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Dance

Gift Guides

Gift Lab: A Phone Case with Sticktoitiveness

July 28, 2017
Product

Anti-Gravity Phone Case

Research

When I saw the Anti-Gravity Phone Case in “This Just In,” I was intrigued. I went to the item page for more information and once I realized what this product does… I knew I needed it for my life. As a dancer, I’m often using my phone to record choreography, improvisation, or just plain silliness in the studio. In a group, it’s always a question of “Who will film this?” Inevitably someone is nominated to hold the phone while everyone else gets to dance. When you’re alone, you get creative – you find that perfect spot on the baseboard, on the radiator, or my personal favorite, balancing on a picture frame that’s hanging up on the wall. Some people tape the phone to the mirror – but what if it could be easier than that?

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Uncommon Knowledge

Uncommon Knowledge: Who Is The Animal Kingdom’s Best Dance Crew?

April 25, 2016

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Snowball the cockatoo was left at an Indiana animal rescue center with a note from his owner. “Snowball likes to dance to this,” it said, referring to what was also left: a Backstreet Boys CD.

In 2007, Neurobiologist Aniruddh Patel stumbled upon a YouTube video of the bird, who appeared to be getting down to the boy band’s “Everybody.” If this bird were actually grooving to the beat, he wondered, it might have circuits in the brain for processing rhythm similar to ours.

So Patel paid a visit to Snowball and created an experiment to determine whether he was truly dancing—characterized by synchronized movements—or just looked like he was. Patel remixed the song at 11 different tempos, then recorded what Snowball did when his jam came on. For nine out of the 11 variations, he bobbed enthusiastically in sync (no pun intended)—well enough to consider him the first-ever nonhuman “dancer.”

Inspired by Snowball’s fancy footwork, Adena Schachner, then a psychology grad student at Harvard, went back to YouTube and narrowed thousands of clips of animals purportedly dancing to just 39 who seemed to genuinely synchronize. Twenty-nine were parrots, like Snowball, and the rest were Asian elephants, deeming a recreation of Dirty Dancing’s “the lift” highly unlikely.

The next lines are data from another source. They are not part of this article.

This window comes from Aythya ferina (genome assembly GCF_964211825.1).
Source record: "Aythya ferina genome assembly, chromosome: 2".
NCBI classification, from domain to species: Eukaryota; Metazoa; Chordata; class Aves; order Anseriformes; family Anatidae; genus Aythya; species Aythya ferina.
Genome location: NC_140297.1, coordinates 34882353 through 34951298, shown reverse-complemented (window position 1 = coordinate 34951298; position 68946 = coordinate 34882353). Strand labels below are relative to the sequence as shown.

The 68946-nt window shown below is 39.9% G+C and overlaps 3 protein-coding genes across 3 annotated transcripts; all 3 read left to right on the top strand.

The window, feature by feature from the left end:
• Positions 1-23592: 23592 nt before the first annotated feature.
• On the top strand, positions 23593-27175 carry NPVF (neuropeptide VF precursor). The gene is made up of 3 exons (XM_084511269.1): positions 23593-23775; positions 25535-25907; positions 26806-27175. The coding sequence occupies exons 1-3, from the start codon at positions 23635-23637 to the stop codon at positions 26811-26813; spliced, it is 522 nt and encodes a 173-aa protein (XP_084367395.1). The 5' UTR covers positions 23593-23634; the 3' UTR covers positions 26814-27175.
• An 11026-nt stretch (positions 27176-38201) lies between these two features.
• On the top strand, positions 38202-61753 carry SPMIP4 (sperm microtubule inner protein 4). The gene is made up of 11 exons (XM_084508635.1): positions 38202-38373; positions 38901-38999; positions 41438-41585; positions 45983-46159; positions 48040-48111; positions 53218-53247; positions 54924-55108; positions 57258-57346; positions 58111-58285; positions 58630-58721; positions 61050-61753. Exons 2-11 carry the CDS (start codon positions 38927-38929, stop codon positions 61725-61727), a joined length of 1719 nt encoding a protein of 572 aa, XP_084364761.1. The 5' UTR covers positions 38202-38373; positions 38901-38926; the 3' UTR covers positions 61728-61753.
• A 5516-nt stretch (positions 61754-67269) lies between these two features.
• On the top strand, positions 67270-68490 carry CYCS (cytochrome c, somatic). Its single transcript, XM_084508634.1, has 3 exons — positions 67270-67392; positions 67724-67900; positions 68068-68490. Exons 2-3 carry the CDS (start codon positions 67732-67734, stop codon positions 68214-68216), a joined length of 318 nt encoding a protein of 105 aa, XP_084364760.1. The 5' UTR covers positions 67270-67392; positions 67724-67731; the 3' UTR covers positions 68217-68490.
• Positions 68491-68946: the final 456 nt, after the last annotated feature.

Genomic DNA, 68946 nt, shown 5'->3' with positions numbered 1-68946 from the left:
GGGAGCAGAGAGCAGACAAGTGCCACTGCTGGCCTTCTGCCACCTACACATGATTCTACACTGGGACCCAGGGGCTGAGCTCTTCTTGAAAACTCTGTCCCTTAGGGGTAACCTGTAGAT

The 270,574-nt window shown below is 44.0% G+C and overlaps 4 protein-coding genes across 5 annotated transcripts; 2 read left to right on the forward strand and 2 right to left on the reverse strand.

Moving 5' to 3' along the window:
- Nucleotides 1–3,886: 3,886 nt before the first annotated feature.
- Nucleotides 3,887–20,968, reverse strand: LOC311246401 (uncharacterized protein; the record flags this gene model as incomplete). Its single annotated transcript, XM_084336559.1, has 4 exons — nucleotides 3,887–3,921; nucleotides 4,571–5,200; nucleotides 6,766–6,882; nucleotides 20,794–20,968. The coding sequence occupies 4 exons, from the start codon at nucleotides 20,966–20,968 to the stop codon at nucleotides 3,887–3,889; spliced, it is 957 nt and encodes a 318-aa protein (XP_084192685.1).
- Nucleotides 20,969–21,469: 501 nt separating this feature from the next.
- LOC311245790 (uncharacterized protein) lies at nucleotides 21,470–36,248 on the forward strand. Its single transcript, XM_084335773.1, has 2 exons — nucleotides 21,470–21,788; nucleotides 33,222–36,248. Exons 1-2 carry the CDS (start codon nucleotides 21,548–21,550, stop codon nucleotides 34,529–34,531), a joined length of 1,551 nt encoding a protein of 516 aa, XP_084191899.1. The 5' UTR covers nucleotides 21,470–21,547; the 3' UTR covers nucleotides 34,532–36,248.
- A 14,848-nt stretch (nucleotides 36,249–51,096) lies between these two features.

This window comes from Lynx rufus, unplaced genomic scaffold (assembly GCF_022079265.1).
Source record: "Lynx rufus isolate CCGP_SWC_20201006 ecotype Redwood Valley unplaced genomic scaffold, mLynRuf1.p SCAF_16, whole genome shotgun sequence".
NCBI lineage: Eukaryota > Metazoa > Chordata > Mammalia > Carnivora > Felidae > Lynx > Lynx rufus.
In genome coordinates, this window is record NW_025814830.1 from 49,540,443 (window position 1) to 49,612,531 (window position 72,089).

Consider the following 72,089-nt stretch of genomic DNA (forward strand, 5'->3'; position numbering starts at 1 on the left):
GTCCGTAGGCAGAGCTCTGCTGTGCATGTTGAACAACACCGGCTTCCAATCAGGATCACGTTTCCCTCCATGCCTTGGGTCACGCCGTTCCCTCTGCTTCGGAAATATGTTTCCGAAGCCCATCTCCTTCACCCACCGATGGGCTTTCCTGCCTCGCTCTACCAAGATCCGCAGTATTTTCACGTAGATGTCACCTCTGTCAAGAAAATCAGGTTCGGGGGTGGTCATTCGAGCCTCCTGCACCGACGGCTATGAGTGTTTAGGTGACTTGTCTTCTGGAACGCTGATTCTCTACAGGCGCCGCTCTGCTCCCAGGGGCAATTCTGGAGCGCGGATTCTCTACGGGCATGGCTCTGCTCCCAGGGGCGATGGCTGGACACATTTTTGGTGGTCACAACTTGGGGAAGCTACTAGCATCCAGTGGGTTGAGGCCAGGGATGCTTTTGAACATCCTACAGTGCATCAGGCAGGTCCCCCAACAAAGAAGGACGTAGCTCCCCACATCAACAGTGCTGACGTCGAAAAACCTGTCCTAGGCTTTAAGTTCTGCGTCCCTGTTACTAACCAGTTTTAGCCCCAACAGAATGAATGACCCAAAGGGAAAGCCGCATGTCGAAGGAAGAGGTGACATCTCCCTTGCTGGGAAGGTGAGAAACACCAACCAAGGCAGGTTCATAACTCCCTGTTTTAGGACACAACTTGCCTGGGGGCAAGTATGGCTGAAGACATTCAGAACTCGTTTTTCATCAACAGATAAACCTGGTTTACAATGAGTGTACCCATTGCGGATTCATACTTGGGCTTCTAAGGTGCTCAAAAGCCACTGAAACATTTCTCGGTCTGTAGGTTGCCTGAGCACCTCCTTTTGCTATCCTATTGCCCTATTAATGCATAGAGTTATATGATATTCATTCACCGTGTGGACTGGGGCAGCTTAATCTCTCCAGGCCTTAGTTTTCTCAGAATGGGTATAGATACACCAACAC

Boogie Monster Dance Kit | $40

Uncommon Knowledge

Uncommon Knowledge: Can You Lose Yourself to Dance?

January 11, 2016

First Dance Personalized Art | UncommonGoods
Yes, you can!

In what could have been an excellent prequel to the tiny town in Footloose, around 400 people fell victim to a dancing outbreak in Strasbourg, Alsace (now part of France). It all began sometime in mid-July 1518 with just one woman. She stepped out onto the street and—like Baby once she got out of that corner—she danced. And danced. Aaaaand danced. Within a week, the same force consumed about 100 more people.

In what could have been a plot device for a 1940s movie musical, town officials figured the best way to deal with this madness was to just go with it—and so they set up musicians in reserved guildhalls, pipers and all. By the end of August 1518, almost 400 people had experienced the madness and it didn’t recede until early September. Some even died from weak hearts.

So what happened? Compulsive dancing had been seen before, but nothing quite at this Studio 54-level scope. The most popular theory attributes the dance fever to a trance-like state. Things in Strasbourg weren’t too great at the time—the city’s poor were suffering from severe famine and disease—and they also believed in St. Vitus, a saint who was thought to have the power to take over minds and inflict compulsive dance. This belief, along with an ever-unraveling daily life could have led to a trance-like state that made them act out the part of the accursed.

This is all speculation, of course. We don’t know exactly what caused or ended this nonstop dance party, but we do know that a dance craze of this magnitude hasn’t been seen since—unless, of course, you count the Macarena craze of the 1990s, which can still be observed at your cousin’s wedding, your nephew’s bar mitzvah, and on late, late nights at the karaoke bar.

 

 

First Dance Personalized Art | $300.00 – 500.00

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